Do you know your family’s war stories? Or the local stories from your community?

Too often we are losing our war veterans without recording their stories. To commemorate Anzac Day, this week in the blog I’m sharing a couple of local stories from WWII.

One of Nhill’s local heroes Max Davey (1925-2019) flew Kittyhawks in the Pacific. In 1943 when he turned 18, Max enlisted and under the Empire Air Training Scheme, went to Benalla to train as aircrew on Tiger Moths. He then went to Deniliquin where he trained in Wirraways and obtained his wings as a Sergeant Pilot. Max completing his training at Mildura flying Kittyhawks. His first posting was to the small island of Noemfoor and then to Morotai where he was in action against enemy shipping.

Max Davey in cockpit of kittyhawk. Anzac Day - local stories
Max Davey in the cockpit of his Kittyhawk named Sportsman Special

This Anzac Day local story is from Max’s own notes

‘We completed a water sweep of coastline at the northern tip of the Halmaheras to attack any Japanese watercraft. Finding none we decided to practice strafing using two wrecked boats as targets. On the first strafing run, there was a loud explosion from my engine with smoke and loss of revs. Moratai was notified by radio that I would have to ditch. I headed for a small island north of my course to Morotai.

I ditched the aircraft on a reef which was covered by at least eight feet of water. Natives came out in a canoe and took me to shore. I was given fruit and water – they were wonderful people. A rescue boat arrived and returned me to Morotai. The aircraft I had ditched was from the squadron pool as my own aircraft Sportsman Special was in the hands of the ground staff for a maintenance check. So another day ended in the greatest adventure a young man could only dream of.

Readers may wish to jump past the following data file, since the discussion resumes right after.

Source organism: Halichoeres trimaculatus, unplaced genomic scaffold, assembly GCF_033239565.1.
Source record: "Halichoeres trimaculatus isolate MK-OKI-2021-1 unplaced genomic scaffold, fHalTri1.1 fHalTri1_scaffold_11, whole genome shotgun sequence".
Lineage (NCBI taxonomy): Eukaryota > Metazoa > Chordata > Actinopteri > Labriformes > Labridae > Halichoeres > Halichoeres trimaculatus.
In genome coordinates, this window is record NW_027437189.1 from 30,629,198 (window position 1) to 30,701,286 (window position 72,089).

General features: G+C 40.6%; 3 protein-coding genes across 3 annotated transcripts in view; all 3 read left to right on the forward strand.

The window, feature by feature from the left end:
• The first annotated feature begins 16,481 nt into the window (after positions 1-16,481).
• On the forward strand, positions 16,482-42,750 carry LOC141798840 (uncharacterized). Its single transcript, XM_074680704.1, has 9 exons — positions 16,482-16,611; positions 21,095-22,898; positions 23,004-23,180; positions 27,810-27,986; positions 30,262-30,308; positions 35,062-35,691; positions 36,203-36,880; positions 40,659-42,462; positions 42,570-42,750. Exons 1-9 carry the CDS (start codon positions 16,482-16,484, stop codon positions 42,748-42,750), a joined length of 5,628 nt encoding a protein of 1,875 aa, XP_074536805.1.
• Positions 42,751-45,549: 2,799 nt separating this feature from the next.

More information:

In Just Five Years

Heroes of the Skies

Uncharted Territory

A few years ago, Max showed me maps of the island where he was based. It was a handwritten x on the left margin of the map. Max explained that their charts were often inaccurate and in fact he didn’t ever have a chart showing the island. He just flew to the edge of the map and then kept a lookout for his landing strip.

Australia’s only indigenous fighter pilot.

During the battle of Noemfoor Max flew with Len Waters, believed to be the only indigenous pilot during WWII.

Group of No. 78 Squadron pilots including Max Davey and Len Waters on Halmahera Island.
Max Davey (left) and Len Waters (3rd from left). Photo from the Australian War Memorial Collection.

Len Waters, Warrant Officer and Pilot

Len Waters flew 95 combat missions for the RAAF during World War II, mostly over enemy territory. Once, a large Japanese cannon shell struck his plane, wedging itself in the cockpit but not detonating. Waters flew for another two hours before landing safely with the shell still intact. Len Waters returned to Australia at the end of the war with the rank of Warrant Officer. He returned to Queensland where he hoped to start a regional airline but was unable to secure financial or government support. Although he was also a skilled mechanic, he was unable to work in the automotive field as he lacked the required documentation. He returned to his pre-war career as a shearer to provide for his wife and six children. Len Waters died in 1993, aged 69 at Cunnamulla in Queensland.

Len Waters' Kittyhawk called Black Magic
Len Waters’ Kittyhawk Black Magic was actually named by a previous pilot. Photo from the Australian War Memorial Collection.

Pause to remember your own Anzac Day local stories.

Today on Anzac Day as we pause and remember all the everyday Aussies who put their lives on the line for us, maybe consider asking around to find out your Anzac Day local stories.

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What’s your family story? We’d love to hear from you. You can contact Graeme or Jo at info@westprint.com.au

Resources:

In Just Five Years

Heroes of the Skies

Australian War Memorial Archives.